HC Deb 27 November 1975 vol 901 cc1021-4
4. Mr Arnold

asked the Secretary of State for the Home Department whether he is satisfied with the existing arrangements for co-operation between the police and security services in the hand ling of information received from the general public to combat terrorism.

The Secretary of State for the Home Department (Mr. Roy Jenkins)

Yes, Sir.

Mr. Arnold

But it is not the case that outside the metropolitan area there is no formalised procedure? Does the right hon. Gentleman agree that a further extension of such co-operation to the regions would be in the public interest?

Mr. Jenkins

I have no reason to think that such co-operation is not equally good outside the metropolitan area and within it. The formalisation of relationships is not necessarily always a guarantee of their success, but I should not wish to go further, because I think that the hon. Gentleman and others will recognise that it has long been a practice for the House not to have detailed discussion of security matters.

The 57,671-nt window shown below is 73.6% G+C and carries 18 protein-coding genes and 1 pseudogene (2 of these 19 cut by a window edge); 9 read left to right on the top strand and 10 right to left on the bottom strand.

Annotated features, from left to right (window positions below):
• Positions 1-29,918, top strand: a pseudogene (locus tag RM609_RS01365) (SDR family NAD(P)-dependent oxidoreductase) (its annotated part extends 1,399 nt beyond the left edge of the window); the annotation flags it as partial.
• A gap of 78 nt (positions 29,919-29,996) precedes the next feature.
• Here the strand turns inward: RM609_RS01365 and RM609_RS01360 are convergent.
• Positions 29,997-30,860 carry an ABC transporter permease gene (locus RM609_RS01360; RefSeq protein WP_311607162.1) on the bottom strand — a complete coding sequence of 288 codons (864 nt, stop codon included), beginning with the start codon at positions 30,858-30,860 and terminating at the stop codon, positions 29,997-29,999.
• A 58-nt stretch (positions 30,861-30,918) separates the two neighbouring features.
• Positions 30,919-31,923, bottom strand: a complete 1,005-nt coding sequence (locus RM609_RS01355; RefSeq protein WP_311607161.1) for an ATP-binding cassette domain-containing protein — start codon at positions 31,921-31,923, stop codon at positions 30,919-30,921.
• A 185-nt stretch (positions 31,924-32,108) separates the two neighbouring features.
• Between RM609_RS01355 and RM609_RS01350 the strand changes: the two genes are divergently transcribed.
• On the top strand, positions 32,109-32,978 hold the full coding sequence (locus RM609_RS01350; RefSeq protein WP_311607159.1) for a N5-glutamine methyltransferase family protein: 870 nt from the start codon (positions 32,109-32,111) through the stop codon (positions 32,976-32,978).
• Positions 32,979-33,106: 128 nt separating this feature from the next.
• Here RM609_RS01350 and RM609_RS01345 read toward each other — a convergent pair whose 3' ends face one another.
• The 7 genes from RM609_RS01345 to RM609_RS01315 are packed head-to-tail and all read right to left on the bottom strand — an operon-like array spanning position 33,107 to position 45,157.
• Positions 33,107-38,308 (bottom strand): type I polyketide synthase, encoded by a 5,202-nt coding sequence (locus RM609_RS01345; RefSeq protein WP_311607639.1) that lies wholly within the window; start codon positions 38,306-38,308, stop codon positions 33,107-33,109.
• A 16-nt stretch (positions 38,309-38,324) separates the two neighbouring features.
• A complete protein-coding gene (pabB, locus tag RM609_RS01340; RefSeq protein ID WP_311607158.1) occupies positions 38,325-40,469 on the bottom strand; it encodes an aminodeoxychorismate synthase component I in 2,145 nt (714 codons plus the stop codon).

Mr. Biggs-Davison

Is the right hon. Gentleman aware that we were very glad to hear the Under-Secretary of State say, last night, that chief officers of police would have all the necessary funds to reward those giving information about terrorism?

Mr. Jenkins

I take note of what the hon. Gentleman says. What chief officers of police think desirable here will be available to them. I should point out that the point of view taken by the hon. and learned Member for Ruislip-North-wood (Mr. Crowder) is rejected strongly by nearly all chief officers of police.

5. Mr. Peter Morrison

asked the Secretary of State for the Home Department whether he will bring forward legislation to reintroduce capital punishment for those who are found guilty of acts of terrorism.